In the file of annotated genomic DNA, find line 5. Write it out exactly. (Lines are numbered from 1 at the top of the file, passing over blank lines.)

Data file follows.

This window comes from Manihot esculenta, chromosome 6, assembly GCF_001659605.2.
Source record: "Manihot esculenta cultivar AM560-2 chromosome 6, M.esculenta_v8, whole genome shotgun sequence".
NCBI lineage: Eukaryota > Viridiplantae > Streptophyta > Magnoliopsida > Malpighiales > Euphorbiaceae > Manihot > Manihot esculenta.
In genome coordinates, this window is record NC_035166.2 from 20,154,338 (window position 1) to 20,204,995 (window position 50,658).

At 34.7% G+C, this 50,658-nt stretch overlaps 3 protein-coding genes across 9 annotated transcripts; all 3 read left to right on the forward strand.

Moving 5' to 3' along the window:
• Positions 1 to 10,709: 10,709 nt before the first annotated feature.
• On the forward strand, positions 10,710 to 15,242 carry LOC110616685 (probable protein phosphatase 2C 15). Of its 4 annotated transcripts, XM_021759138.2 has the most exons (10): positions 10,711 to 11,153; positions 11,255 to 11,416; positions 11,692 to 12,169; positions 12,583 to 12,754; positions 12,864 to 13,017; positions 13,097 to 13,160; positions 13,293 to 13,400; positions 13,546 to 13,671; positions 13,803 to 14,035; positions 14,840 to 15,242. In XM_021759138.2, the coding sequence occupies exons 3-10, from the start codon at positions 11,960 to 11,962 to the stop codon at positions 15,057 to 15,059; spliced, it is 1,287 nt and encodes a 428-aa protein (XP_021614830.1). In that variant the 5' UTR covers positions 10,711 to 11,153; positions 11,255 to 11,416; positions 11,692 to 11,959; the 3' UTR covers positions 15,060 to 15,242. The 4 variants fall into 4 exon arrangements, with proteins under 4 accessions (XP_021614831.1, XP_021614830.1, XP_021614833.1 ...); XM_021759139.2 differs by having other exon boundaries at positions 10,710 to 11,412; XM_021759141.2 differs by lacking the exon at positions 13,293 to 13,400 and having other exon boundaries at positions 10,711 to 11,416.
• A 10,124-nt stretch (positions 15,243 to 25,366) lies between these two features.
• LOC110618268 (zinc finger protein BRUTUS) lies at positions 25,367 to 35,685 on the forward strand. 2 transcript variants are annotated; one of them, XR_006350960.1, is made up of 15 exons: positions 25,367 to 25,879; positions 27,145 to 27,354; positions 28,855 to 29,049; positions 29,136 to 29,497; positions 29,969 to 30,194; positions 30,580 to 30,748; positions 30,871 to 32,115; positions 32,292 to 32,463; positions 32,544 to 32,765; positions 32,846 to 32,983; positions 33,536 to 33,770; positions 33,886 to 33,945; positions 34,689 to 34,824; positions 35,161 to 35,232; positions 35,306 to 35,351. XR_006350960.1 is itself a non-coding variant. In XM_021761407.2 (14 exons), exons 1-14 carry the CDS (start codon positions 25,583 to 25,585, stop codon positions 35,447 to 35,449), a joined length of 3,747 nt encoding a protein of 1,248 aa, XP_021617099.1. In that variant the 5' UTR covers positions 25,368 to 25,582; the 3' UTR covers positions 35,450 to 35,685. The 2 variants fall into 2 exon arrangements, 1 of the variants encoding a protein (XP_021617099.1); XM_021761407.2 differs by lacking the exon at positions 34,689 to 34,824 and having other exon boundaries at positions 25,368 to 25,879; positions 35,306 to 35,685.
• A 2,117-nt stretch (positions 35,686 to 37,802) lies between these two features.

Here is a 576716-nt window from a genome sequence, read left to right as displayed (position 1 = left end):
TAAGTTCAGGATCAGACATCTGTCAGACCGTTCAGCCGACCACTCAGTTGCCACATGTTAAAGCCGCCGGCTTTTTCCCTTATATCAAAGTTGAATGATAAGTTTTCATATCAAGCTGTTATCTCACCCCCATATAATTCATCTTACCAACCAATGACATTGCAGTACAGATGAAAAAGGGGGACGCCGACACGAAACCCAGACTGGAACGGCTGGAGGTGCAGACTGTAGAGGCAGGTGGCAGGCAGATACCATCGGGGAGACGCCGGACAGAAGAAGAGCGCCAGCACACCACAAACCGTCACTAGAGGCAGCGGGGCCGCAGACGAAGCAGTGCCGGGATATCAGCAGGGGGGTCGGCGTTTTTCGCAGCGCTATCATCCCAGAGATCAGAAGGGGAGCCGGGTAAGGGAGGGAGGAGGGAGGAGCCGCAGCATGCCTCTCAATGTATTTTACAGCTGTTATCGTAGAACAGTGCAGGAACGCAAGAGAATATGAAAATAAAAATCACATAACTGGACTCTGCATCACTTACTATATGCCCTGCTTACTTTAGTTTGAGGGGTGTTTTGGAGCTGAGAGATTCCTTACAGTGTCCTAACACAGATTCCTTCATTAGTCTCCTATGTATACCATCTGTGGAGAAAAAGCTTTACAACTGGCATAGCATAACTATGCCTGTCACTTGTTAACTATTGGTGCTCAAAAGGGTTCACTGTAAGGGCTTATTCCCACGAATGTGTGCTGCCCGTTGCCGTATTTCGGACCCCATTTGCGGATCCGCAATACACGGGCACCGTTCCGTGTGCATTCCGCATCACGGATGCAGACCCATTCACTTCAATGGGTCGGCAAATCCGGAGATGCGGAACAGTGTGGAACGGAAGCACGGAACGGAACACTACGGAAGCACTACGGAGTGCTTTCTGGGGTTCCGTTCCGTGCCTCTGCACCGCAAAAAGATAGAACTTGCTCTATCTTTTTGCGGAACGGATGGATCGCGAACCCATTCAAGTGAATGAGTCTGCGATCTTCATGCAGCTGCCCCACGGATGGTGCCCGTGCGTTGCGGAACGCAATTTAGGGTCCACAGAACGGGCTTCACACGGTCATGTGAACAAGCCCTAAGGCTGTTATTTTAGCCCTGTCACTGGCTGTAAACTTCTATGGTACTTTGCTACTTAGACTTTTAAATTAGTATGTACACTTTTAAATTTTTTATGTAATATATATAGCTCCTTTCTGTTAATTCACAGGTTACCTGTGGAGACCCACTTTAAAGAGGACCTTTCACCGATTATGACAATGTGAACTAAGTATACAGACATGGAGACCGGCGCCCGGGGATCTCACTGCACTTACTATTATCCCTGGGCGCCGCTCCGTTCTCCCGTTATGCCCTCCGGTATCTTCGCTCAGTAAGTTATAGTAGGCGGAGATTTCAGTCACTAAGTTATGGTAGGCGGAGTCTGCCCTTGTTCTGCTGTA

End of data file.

At 34.7% G+C, this 50,658-nt stretch overlaps 3 protein-coding genes across 9 annotated transcripts; all 3 read left to right on the forward strand.